Halogenated DBP concentrations in a distribution system: With increasing residence time, concentrations of THMs increased, but concentrations of HANs, HKs, CP, and HAAs decreased

Wei Jie Chen, Clifford P. Weisel

Research output: Contribution to journalArticlepeer-review

146 Scopus citations

Abstract

Increases in the concentration of disinfection by-products (DBPs) with increasing residence time in distribution systems have been predicted from laboratory studies but not conclusively demonstrated in the field. DBP concentrations were measured in a central New Jersey water distribution system during one year at four locations with nominal water residence times of zero, one, two, and at least three days. The water was disinfected with chloramine so that finished water left the plant with a free chlorine residual of 0.5 mg/L. Concentrations of trihalomethanes (THMs) increased with increasing residence time in the distribution system, but the concentrations of haloacetonitriles, haloketones, chloropicrin, and haloacetic acids decreased with increasing residence time. Concentrations changed more rapidly during warm months than cold months; temperature and chlorine residual were the most important parameters controlling DBP concentrations.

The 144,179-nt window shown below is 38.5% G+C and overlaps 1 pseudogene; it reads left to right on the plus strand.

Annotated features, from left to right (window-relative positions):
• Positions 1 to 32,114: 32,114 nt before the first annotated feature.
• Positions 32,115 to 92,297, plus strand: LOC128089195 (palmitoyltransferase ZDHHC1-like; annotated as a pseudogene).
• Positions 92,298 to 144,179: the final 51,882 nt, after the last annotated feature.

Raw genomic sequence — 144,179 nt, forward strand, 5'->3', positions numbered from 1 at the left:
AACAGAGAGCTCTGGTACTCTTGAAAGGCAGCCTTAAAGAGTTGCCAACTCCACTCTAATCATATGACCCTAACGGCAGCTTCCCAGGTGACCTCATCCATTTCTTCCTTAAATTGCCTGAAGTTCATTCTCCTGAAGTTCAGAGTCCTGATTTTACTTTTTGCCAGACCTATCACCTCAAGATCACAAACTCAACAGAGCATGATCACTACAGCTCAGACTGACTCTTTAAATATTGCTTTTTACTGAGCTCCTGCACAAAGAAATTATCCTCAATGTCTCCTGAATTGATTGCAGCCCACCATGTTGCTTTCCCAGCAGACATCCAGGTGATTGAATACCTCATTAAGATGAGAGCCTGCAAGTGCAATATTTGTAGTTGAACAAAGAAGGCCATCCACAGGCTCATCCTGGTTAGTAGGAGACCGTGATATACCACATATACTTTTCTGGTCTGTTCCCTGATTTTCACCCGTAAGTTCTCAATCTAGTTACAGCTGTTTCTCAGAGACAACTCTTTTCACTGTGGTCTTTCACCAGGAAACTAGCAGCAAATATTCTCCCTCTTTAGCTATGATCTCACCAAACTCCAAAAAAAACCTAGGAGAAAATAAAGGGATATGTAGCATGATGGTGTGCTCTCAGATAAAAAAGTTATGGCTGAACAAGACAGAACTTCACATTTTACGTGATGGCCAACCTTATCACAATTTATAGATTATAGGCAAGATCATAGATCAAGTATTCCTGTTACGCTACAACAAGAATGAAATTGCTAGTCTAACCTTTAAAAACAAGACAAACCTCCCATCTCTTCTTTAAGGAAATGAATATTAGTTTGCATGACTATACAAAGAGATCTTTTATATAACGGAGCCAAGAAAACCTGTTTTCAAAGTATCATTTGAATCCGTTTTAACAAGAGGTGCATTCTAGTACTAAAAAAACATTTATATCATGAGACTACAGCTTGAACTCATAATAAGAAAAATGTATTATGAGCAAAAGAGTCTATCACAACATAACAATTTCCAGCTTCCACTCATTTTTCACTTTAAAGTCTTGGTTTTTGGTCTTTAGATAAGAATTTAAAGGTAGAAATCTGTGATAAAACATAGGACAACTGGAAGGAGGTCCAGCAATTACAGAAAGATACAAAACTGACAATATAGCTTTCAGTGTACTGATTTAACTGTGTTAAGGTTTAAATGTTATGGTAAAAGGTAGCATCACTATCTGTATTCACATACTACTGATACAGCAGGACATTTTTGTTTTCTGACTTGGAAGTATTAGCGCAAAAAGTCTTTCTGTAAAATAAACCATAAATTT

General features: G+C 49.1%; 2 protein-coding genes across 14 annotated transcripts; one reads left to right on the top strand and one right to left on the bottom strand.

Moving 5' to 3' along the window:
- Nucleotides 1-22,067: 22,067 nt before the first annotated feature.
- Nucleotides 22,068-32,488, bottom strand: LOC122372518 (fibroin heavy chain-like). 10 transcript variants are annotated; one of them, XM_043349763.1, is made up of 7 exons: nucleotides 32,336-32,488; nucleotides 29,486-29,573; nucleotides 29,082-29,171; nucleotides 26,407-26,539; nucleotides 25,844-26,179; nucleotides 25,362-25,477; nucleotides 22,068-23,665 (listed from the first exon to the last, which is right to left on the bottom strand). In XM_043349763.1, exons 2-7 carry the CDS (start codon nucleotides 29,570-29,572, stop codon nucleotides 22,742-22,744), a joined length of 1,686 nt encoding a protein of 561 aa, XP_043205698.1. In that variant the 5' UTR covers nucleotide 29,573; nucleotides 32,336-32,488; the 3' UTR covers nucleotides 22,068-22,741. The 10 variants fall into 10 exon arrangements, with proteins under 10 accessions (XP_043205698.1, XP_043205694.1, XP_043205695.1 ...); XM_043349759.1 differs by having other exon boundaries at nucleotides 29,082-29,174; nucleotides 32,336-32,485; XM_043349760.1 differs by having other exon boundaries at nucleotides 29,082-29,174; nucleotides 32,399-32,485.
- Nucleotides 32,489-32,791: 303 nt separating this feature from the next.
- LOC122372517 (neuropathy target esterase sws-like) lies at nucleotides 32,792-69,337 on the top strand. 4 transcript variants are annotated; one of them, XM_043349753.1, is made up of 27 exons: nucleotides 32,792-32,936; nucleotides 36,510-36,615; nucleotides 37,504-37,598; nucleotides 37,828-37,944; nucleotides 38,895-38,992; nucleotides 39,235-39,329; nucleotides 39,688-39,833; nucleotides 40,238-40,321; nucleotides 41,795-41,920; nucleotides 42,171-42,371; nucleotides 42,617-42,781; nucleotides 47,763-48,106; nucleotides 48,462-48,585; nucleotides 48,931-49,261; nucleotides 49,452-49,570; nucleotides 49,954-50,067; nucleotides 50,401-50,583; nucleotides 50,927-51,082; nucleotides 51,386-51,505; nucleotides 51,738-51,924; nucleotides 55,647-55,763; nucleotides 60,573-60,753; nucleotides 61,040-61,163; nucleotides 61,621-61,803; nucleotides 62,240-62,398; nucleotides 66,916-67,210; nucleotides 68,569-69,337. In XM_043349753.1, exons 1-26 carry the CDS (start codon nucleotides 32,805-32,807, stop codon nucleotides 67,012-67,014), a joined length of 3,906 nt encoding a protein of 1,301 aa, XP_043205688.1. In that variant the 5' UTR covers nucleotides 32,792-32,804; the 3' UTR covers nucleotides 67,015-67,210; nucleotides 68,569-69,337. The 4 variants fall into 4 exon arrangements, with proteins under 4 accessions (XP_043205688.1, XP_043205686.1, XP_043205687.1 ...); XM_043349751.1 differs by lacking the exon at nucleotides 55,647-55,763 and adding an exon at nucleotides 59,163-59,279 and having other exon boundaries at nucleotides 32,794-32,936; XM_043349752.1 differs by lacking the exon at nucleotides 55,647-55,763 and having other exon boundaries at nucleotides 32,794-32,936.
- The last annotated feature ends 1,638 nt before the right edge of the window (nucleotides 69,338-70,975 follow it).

Original languageEnglish (US)
Pages (from-to)151-163
Number of pages13
JournalJournal / American Water Works Association
Volume90
Issue number4
DOIs
StatePublished - Apr 1998

All Science Journal Classification (ASJC) codes

  • Chemistry(all)
  • Water Science and Technology

Fingerprint Dive into the research topics of 'Halogenated DBP concentrations in a distribution system: With increasing residence time, concentrations of THMs increased, but concentrations of HANs, HKs, CP, and HAAs decreased'. Together they form a unique fingerprint.

Cite this